Comparing the Rangers & Yankees
Cliff Lee and the Texas Rangers dropped the Tampa Bay Rays in Game 5 of the American League Division Series last night, setting up an enticing matchup with the defending World Series champions.
The Rangers and Yankees respective run prevention units profile similarly. Each features a dominant ace, capable depth rounding out their rotations, and good bullpens where all roads lead to their shut-down Closers. Defensively, both teams are good, too. The Yankees probably have the outfield advantage with Curtis Granderson and Brett Gardner patrolling, while the Rangers enjoy the infield edge thanks to their stud middle infield of Elvis Andrus and Ian Kinsler.
Offensively, it’s an entirely different story. They’re both very good with the bats – the Yanks led the AL in runs and the Rangers were fourth – but they go about their work at the plate in different styles. Lineup anchors for Texas like Mike Young, Josh Hamilton and Kinsler all see fewer pitchers per plate appearance than the league average. And of course, one of the great all-time free swingers in baseball history is Vladimir Guerrero. He’s in the mix too, although he has struggled over the second half of the season. Only the Baltimore Orioles saw fewer pitchers per plate appearance than the AL West champions.
On the other hand, New York saw the most pitchers per plate appearances in the American League other than Boston or Tampa Bay. It’s really only Robinson Cano that will hack away for the Bombers, and it’s not like his approach needs tweaking. He makes it work to the tune of MVP candidacy. Even more troubling for Rangers pitching, not only can the Yanks get ahead in the count, but they hit better than any other team in baseball once there.
This contrast in hitting styles is where the ALCS will hinge. Right off the bat, the Yanks will have a chance to leverage their patience. C.J. Wilson had a nice year, but his traditional numbers outpace his peripherals. The biggest blemish on Wilson’s performance record is his high walk rate, 4.10 per 9 innings. He also throws his first pitch for a strike and induces swinging strikes on pitches outside the zone at a below average rate. Grooving the first one and forcing otherwise patient batters to chase bad balls are two tools the high-walk pitcher can turn to, but Wilson seems to have neither. The Yankees will be a test for him.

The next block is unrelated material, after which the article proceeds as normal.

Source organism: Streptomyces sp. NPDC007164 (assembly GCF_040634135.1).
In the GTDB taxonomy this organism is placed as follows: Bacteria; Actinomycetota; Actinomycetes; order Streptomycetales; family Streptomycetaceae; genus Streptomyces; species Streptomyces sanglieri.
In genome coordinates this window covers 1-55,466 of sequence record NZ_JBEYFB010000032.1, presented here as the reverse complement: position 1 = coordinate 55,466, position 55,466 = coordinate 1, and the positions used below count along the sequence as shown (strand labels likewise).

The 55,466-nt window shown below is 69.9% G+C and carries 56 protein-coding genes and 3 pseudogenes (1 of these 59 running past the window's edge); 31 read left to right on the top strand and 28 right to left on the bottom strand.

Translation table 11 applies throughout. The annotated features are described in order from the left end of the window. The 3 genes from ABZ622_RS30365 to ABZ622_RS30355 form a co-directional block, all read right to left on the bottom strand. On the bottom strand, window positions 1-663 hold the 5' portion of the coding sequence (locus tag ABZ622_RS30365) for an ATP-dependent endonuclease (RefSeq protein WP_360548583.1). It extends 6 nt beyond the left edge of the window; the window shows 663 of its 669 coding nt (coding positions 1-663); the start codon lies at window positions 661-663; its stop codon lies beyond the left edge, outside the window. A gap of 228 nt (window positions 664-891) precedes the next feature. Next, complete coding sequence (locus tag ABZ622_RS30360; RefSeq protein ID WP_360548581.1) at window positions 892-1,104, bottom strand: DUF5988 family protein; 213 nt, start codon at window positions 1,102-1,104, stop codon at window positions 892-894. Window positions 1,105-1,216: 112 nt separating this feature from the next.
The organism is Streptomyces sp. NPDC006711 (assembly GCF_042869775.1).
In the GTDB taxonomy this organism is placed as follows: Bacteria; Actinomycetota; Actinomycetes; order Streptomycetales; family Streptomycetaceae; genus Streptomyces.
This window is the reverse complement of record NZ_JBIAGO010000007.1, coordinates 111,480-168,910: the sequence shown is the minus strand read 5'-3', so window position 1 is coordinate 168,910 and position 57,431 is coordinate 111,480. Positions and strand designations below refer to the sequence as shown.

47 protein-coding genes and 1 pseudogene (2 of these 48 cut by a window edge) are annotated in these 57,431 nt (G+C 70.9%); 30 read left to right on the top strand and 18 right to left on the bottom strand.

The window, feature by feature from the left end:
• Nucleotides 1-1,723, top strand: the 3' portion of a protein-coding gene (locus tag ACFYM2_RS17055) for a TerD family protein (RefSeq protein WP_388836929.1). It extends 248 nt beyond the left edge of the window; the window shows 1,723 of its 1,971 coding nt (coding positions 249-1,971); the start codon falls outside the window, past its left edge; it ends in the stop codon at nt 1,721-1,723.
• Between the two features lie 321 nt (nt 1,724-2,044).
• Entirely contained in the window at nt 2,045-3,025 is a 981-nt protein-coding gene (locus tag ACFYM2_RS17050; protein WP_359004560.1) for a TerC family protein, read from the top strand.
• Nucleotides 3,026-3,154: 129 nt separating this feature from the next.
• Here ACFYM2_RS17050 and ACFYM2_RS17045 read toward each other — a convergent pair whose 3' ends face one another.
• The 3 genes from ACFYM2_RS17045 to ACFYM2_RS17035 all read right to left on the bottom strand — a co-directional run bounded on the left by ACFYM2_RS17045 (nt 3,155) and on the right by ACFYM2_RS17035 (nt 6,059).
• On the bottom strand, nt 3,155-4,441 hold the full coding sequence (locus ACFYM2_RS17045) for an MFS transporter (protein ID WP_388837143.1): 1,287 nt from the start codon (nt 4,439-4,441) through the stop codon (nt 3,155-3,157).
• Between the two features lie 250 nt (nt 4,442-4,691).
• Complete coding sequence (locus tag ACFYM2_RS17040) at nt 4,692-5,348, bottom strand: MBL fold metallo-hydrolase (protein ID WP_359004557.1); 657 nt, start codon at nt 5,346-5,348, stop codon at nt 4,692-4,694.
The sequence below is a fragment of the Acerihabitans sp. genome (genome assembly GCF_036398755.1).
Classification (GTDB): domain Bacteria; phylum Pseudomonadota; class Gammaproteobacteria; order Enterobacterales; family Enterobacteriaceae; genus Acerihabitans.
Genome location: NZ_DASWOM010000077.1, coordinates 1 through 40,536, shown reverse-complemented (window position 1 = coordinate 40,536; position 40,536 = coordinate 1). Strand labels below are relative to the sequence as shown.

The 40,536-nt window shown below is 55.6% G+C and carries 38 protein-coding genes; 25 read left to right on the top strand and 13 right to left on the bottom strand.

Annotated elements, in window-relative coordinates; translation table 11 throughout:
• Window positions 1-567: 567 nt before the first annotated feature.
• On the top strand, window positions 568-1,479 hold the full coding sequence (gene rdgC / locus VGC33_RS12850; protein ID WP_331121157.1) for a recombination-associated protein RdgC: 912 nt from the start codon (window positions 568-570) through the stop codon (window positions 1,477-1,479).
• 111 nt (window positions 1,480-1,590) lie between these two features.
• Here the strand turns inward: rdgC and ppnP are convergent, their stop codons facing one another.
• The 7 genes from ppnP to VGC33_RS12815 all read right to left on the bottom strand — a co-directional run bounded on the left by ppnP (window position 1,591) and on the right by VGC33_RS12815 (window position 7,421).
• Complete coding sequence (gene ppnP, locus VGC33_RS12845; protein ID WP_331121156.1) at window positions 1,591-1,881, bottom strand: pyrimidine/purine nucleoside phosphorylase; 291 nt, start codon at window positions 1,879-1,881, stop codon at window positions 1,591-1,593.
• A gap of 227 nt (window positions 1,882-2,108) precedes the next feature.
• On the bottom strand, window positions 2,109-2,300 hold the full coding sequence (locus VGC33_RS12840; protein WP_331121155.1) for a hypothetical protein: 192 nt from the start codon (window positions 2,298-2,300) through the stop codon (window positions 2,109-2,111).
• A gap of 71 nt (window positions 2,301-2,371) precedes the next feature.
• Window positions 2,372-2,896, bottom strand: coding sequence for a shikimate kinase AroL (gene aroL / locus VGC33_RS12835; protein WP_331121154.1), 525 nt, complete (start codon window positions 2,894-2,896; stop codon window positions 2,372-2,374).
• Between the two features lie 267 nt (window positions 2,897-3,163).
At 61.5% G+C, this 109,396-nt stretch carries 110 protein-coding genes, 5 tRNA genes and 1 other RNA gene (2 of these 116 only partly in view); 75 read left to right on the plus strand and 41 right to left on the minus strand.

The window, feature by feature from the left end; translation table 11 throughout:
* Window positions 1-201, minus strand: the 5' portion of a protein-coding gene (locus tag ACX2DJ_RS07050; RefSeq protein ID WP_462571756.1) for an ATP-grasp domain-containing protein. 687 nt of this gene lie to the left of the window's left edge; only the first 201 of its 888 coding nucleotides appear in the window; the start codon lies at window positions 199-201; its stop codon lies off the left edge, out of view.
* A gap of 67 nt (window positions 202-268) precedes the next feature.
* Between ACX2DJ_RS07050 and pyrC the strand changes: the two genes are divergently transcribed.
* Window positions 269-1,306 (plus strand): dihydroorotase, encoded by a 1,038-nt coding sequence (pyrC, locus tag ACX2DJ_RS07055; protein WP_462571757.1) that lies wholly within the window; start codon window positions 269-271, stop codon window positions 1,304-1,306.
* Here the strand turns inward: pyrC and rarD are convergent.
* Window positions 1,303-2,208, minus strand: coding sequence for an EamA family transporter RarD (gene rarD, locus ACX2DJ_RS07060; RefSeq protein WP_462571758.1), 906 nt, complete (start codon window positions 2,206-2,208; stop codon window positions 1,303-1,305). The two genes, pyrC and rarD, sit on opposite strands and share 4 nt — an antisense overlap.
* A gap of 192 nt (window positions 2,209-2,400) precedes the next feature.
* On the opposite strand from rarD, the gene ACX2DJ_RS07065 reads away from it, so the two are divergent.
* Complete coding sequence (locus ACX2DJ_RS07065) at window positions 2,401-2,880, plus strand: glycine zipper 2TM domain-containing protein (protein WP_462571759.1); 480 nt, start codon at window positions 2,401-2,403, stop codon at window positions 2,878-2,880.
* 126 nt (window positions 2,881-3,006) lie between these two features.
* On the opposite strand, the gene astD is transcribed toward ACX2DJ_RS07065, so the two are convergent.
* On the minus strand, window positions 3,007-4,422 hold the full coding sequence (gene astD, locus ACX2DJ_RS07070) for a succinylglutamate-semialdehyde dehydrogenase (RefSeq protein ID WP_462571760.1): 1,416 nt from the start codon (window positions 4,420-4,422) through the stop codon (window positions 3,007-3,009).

As you might imagine, Wilson struggled in three starts against New York this season, pitching just 14.1 innings and walking 5.65 guys per 9 innings. But Wilson’s smart (follow @str8edgeracer on twitter), and he doubtless knows his weakness and his opponent’s strength. In Tampa Bay for Game 2 of the ALDS, he limited his walk total to just two while facing a team even more patient than the Yankees. He’s a good pitcher with great make-up. I’m not counting him out by a long shot.
While Wilson could be a problem for Texas, Lee is the prototype to combat a patient offense. He walks nobody, and pounds the zone with pitches that move every which way. He goes in Game 3 for the Rangers at Yankee Stadium.
For the Yankees, their pitchers will have some latitude to expand the zone thanks to the Rangers’ approach. This is a risky game, however, because the Rangers righty-stacked lineup will crush mistakes from lefties. Vlad, Nelson Cruz, Kinsler and Young all murder southpaws, and if C.C. Sabathia or Andy Pettitte decide they want to get Texas to chase and they don’t bite, the Rangers’ righties should see some nice pitches to hit.
The pitcher-batter match-ups in this series should be terrific, a study in Game Theory from start to finish. I give the edge to the Yankees because of their superior approach at the plate. But it’s close, and if Sabathia and Pettitte are off even the slightest bit, it’s not hard to envision a scenario in which the Yankees head home to face Cliff Lee down 2-0. Watch individual pitches, match-ups, strategies and yes, umpiring within each plate appearance. It promises to be fascinating, and it's where this series will be won.